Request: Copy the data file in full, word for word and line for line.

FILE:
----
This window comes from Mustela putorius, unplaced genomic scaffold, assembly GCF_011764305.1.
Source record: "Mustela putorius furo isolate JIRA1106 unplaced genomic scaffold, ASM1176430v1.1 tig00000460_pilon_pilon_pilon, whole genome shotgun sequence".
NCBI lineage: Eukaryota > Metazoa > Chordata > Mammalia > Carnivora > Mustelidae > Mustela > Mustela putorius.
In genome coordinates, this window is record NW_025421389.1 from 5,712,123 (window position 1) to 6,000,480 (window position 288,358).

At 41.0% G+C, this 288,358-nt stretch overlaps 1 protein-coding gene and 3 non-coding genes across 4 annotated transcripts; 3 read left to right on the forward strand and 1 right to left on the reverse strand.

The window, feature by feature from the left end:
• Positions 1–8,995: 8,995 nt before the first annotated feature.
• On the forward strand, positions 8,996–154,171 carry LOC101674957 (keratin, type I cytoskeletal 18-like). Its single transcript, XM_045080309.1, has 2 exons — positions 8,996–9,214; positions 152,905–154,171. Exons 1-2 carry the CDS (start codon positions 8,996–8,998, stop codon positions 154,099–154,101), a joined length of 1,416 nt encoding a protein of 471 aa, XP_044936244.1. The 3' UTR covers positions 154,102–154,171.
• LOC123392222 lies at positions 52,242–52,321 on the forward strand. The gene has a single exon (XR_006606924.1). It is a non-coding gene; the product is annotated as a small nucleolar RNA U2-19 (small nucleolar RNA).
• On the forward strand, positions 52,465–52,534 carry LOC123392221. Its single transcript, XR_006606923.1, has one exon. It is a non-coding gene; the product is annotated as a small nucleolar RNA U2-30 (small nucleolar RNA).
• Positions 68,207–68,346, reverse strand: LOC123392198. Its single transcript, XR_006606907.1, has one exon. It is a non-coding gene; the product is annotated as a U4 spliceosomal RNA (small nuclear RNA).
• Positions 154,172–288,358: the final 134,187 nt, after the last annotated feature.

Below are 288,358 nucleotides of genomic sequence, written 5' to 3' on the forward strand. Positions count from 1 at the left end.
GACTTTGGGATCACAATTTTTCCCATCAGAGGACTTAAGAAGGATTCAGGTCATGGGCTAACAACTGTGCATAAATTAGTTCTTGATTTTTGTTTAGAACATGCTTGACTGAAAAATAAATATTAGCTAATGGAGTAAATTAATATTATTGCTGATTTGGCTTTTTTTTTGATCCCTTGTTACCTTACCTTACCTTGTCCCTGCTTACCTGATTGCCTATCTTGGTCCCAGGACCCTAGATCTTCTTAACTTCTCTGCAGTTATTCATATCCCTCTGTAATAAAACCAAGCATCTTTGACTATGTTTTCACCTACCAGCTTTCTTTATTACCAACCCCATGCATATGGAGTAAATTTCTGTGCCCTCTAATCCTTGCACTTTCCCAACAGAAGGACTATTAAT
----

This window comes from Mustela putorius, unplaced genomic scaffold, assembly GCF_011764305.1.
Source record: "Mustela putorius furo isolate JIRA1106 unplaced genomic scaffold, ASM1176430v1.1 tig00000460_pilon_pilon_pilon, whole genome shotgun sequence".
NCBI lineage: Eukaryota > Metazoa > Chordata > Mammalia > Carnivora > Mustelidae > Mustela > Mustela putorius.
In genome coordinates, this window is record NW_025421389.1 from 5,712,123 (window position 1) to 6,000,480 (window position 288,358).

At 41.0% G+C, this 288,358-nt stretch overlaps 1 protein-coding gene and 3 non-coding genes across 4 annotated transcripts; 3 read left to right on the forward strand and 1 right to left on the reverse strand.

The window, feature by feature from the left end:
• Positions 1–8,995: 8,995 nt before the first annotated feature.
• On the forward strand, positions 8,996–154,171 carry LOC101674957 (keratin, type I cytoskeletal 18-like). Its single transcript, XM_045080309.1, has 2 exons — positions 8,996–9,214; positions 152,905–154,171. Exons 1-2 carry the CDS (start codon positions 8,996–8,998, stop codon positions 154,099–154,101), a joined length of 1,416 nt encoding a protein of 471 aa, XP_044936244.1. The 3' UTR covers positions 154,102–154,171.
• LOC123392222 lies at positions 52,242–52,321 on the forward strand. The gene has a single exon (XR_006606924.1). It is a non-coding gene; the product is annotated as a small nucleolar RNA U2-19 (small nucleolar RNA).
• On the forward strand, positions 52,465–52,534 carry LOC123392221. Its single transcript, XR_006606923.1, has one exon. It is a non-coding gene; the product is annotated as a small nucleolar RNA U2-30 (small nucleolar RNA).
• Positions 68,207–68,346, reverse strand: LOC123392198. Its single transcript, XR_006606907.1, has one exon. It is a non-coding gene; the product is annotated as a U4 spliceosomal RNA (small nuclear RNA).
• Positions 154,172–288,358: the final 134,187 nt, after the last annotated feature.

Below are 288,358 nucleotides of genomic sequence, written 5' to 3' on the forward strand. Positions count from 1 at the left end.
GACTTTGGGATCACAATTTTTCCCATCAGAGGACTTAAGAAGGATTCAGGTCATGGGCTAACAACTGTGCATAAATTAGTTCTTGATTTTTGTTTAGAACATGCTTGACTGAAAAATAAATATTAGCTAATGGAGTAAATTAATATTATTGCTGATTTGGCTTTTTTTTTGATCCCTTGTTACCTTACCTTACCTTGTCCCTGCTTACCTGATTGCCTATCTTGGTCCCAGGACCCTAGATCTTCTTAACTTCTCTGCAGTTATTCATATCCCTCTGTAATAAAACCAAGCATCTTTGACTATGTTTTCACCTACCAGCTTTCTTTATTACCAACCCCATGCATATGGAGTAAATTTCTGTGCCCTCTAATCCTTGCACTTTCCCAACAGAAGGACTATTAAT